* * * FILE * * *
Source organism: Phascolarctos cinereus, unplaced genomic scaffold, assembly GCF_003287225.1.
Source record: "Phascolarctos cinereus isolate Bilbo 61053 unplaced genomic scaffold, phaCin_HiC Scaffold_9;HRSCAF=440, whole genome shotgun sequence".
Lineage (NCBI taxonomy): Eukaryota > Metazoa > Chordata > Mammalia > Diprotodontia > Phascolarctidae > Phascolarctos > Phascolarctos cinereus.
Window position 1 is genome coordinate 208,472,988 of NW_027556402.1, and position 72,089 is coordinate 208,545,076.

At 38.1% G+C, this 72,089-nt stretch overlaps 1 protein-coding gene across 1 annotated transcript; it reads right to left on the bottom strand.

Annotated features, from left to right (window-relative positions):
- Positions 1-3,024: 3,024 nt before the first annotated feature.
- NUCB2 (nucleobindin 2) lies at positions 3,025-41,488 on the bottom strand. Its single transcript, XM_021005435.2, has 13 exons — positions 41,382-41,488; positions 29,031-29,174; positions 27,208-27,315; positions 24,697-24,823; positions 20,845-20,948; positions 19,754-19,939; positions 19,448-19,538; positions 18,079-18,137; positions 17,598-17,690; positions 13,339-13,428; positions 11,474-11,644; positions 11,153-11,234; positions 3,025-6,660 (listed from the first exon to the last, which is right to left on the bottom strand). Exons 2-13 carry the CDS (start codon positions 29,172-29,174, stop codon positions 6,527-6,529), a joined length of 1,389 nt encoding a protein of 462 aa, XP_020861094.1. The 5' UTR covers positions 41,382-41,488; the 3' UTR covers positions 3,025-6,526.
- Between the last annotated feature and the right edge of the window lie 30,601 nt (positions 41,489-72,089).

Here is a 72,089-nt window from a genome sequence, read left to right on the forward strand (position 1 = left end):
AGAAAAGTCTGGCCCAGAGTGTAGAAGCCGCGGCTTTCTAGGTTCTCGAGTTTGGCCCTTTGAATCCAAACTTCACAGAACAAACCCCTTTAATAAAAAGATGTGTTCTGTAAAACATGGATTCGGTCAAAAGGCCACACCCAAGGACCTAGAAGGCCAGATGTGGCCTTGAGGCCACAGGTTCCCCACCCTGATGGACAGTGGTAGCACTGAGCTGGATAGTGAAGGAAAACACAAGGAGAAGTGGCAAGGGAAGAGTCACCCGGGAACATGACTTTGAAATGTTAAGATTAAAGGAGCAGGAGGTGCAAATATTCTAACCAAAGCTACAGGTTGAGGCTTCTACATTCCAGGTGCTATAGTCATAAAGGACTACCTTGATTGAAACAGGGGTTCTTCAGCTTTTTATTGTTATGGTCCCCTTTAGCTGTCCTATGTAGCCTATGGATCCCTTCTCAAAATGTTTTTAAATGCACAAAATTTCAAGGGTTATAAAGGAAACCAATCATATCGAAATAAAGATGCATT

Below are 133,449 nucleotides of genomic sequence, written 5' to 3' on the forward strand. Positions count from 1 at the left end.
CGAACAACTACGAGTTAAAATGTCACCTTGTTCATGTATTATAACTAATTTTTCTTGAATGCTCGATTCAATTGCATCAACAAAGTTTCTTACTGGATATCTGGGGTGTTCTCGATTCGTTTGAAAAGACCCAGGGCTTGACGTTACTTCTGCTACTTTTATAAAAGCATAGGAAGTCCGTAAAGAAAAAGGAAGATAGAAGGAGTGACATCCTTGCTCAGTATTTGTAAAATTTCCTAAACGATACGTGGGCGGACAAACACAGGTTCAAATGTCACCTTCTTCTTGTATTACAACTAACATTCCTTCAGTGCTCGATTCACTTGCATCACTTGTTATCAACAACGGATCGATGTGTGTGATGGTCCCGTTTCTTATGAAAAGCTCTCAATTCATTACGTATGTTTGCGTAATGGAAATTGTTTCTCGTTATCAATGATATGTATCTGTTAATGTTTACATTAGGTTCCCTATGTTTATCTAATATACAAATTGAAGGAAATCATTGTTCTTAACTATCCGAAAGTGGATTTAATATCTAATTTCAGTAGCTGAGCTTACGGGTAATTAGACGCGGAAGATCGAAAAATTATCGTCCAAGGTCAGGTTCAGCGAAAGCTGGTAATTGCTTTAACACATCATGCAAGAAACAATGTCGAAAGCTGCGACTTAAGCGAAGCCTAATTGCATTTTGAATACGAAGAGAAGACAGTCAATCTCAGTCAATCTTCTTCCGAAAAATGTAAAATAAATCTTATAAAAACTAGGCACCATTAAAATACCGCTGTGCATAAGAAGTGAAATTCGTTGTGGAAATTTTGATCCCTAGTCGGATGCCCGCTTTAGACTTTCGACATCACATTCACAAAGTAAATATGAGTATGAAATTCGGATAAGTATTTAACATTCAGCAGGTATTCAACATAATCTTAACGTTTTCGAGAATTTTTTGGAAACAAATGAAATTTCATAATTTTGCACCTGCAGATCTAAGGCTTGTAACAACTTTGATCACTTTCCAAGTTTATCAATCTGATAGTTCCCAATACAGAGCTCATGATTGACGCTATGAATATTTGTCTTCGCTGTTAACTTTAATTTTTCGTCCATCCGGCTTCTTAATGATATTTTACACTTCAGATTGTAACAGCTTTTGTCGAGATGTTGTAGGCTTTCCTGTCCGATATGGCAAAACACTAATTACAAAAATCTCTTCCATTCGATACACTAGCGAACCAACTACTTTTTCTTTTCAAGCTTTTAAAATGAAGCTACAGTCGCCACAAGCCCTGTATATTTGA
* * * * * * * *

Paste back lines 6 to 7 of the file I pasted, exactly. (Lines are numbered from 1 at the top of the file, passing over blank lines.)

Annotated features, from left to right (window-relative positions):
- Positions 1-3,024: 3,024 nt before the first annotated feature.